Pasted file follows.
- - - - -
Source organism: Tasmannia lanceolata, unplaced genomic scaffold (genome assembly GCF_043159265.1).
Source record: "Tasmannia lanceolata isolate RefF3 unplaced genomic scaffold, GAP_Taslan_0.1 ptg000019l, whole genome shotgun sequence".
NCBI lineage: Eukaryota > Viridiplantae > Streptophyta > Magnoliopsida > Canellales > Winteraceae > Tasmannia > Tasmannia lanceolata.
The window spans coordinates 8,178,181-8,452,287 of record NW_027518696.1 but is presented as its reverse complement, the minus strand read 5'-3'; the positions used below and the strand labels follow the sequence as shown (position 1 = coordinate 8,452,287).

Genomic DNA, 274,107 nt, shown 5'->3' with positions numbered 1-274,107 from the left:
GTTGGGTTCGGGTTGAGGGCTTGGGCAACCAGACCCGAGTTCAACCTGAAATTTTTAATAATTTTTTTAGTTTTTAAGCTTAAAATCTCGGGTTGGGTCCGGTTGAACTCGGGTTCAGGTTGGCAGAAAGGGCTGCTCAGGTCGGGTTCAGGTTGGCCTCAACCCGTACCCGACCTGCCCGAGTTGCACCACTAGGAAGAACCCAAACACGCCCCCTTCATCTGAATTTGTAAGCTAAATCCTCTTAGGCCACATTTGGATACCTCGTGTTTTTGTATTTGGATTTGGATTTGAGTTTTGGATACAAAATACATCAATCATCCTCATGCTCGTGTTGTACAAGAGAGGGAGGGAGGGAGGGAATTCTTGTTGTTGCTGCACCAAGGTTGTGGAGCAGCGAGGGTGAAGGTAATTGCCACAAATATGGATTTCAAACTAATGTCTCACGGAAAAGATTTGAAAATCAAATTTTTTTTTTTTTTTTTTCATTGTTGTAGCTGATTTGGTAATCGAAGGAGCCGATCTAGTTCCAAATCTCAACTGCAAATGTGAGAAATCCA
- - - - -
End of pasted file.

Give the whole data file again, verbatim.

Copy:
Source organism: Tasmannia lanceolata, unplaced genomic scaffold (genome assembly GCF_043159265.1).
Source record: "Tasmannia lanceolata isolate RefF3 unplaced genomic scaffold, GAP_Taslan_0.1 ptg000019l, whole genome shotgun sequence".
NCBI lineage: Eukaryota > Viridiplantae > Streptophyta > Magnoliopsida > Canellales > Winteraceae > Tasmannia > Tasmannia lanceolata.
The window spans coordinates 8,178,181-8,452,287 of record NW_027518696.1 but is presented as its reverse complement, the minus strand read 5'-3'; the positions used below and the strand labels follow the sequence as shown (position 1 = coordinate 8,452,287).

Genomic DNA, 274,107 nt, shown 5'->3' with positions numbered 1-274,107 from the left:
GTTGGGTTCGGGTTGAGGGCTTGGGCAACCAGACCCGAGTTCAACCTGAAATTTTTAATAATTTTTTTAGTTTTTAAGCTTAAAATCTCGGGTTGGGTCCGGTTGAACTCGGGTTCAGGTTGGCAGAAAGGGCTGCTCAGGTCGGGTTCAGGTTGGCCTCAACCCGTACCCGACCTGCCCGAGTTGCACCACTAGGAAGAACCCAAACACGCCCCCTTCATCTGAATTTGTAAGCTAAATCCTCTTAGGCCACATTTGGATACCTCGTGTTTTTGTATTTGGATTTGGATTTGAGTTTTGGATACAAAATACATCAATCATCCTCATGCTCGTGTTGTACAAGAGAGGGAGGGAGGGAGGGAATTCTTGTTGTTGCTGCACCAAGGTTGTGGAGCAGCGAGGGTGAAGGTAATTGCCACAAATATGGATTTCAAACTAATGTCTCACGGAAAAGATTTGAAAATCAAATTTTTTTTTTTTTTTTTTCATTGTTGTAGCTGATTTGGTAATCGAAGGAGCCGATCTAGTTCCAAATCTCAACTGCAAATGTGAGAAATCCA